Like its other limited-edition release, Marshmello — where the brand teamed up with the white-masked DJ — Coke's Move partnership with Rosalía capitalizes on the current moment. The company is prioritizing working in concert with an artist of considerable relevance, but one who is less widely recognized as the more notable artists fast food companies like McDonald's (BTS, among others) and Popeye's (Megan Thee Stallion) have developed limited-edition meals and sauces with.

What is it?

Unlike when it followed food trends with 2005's Coke with Lime, 2017's Coke with Raspberry, or the coffee-laden and entirely misguided Coke Black of the late '00s, Coca-Cola's collaboration with Rosalía banks more on the pop star's appeal than explicitly stating a new flavor profile. The bottles themselves (in both a 240-calorie and a zero-sugar version) claim to be "transformation flavored" and omit any further details regarding taste, so we took home the latest Coca-Cola creation to test drive the soda giant's newest contribution to its growing canon.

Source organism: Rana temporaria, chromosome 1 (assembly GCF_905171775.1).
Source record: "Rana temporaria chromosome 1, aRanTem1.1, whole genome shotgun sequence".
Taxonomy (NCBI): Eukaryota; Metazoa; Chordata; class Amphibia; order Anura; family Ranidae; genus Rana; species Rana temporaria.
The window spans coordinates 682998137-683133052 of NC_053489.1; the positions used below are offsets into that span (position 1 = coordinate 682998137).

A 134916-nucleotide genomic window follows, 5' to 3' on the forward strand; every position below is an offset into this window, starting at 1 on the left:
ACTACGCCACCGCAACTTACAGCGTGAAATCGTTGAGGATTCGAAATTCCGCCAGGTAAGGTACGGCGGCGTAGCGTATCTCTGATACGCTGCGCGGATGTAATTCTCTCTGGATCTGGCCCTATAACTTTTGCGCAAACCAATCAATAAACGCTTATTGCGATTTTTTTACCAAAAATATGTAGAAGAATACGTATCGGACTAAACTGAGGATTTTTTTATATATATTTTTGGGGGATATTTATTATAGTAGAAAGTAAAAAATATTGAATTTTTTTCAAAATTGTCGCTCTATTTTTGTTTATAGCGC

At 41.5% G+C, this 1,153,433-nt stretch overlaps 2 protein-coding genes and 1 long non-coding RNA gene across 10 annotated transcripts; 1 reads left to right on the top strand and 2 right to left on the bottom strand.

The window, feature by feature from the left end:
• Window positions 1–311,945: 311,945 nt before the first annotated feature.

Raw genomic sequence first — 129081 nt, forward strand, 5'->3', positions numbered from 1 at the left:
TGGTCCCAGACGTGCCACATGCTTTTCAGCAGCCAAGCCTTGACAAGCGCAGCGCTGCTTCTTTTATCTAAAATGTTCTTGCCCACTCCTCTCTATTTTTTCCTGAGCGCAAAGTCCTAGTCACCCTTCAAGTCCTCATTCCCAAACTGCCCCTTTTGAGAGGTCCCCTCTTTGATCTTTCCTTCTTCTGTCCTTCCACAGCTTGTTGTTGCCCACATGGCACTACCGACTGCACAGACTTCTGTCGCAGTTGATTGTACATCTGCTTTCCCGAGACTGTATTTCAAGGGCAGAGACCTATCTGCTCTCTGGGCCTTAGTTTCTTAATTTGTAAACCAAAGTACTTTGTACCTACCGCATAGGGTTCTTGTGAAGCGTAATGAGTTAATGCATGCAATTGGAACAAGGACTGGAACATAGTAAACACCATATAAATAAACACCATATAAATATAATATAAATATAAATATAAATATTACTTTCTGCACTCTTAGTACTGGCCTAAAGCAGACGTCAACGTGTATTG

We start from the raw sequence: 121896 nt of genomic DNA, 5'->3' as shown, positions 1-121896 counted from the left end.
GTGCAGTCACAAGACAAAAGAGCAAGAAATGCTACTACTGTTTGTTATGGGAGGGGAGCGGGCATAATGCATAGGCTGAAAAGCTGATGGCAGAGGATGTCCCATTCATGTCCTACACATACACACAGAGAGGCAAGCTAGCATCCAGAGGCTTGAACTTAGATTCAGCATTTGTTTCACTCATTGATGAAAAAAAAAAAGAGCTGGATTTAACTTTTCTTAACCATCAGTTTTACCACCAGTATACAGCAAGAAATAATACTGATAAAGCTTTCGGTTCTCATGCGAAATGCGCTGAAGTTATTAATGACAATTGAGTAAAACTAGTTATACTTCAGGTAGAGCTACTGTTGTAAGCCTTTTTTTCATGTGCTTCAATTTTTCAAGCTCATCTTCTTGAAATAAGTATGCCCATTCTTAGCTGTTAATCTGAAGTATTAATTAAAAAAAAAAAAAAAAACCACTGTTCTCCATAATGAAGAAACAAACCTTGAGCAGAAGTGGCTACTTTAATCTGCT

While the Coca-Cola website openly describes Marshmello's flavor as "strawberry and watermelon," Move is only explained as "great, but familiar Coca-Cola tastes with bold and delicate flavors," which doesn't exactly tell us much.

The latest lineup of limited edition flavors boasts a more ethereal and vibey motif than the open amendments in the flavor of their recent past. Coca-Cola Starlight claims to be "inspired by space," the company's Zero Sugar Byte alleges to be "borne in the metaverse," and Dreamworld declares the baby-blue cans to be "dream flavored." Inside the lineup of flavors from the past year, Move makes sense within the direction of their current offerings — consistently convoluted while stoking the flames of curiosity just enough to inspire an impulse purchase.

Nutritional facts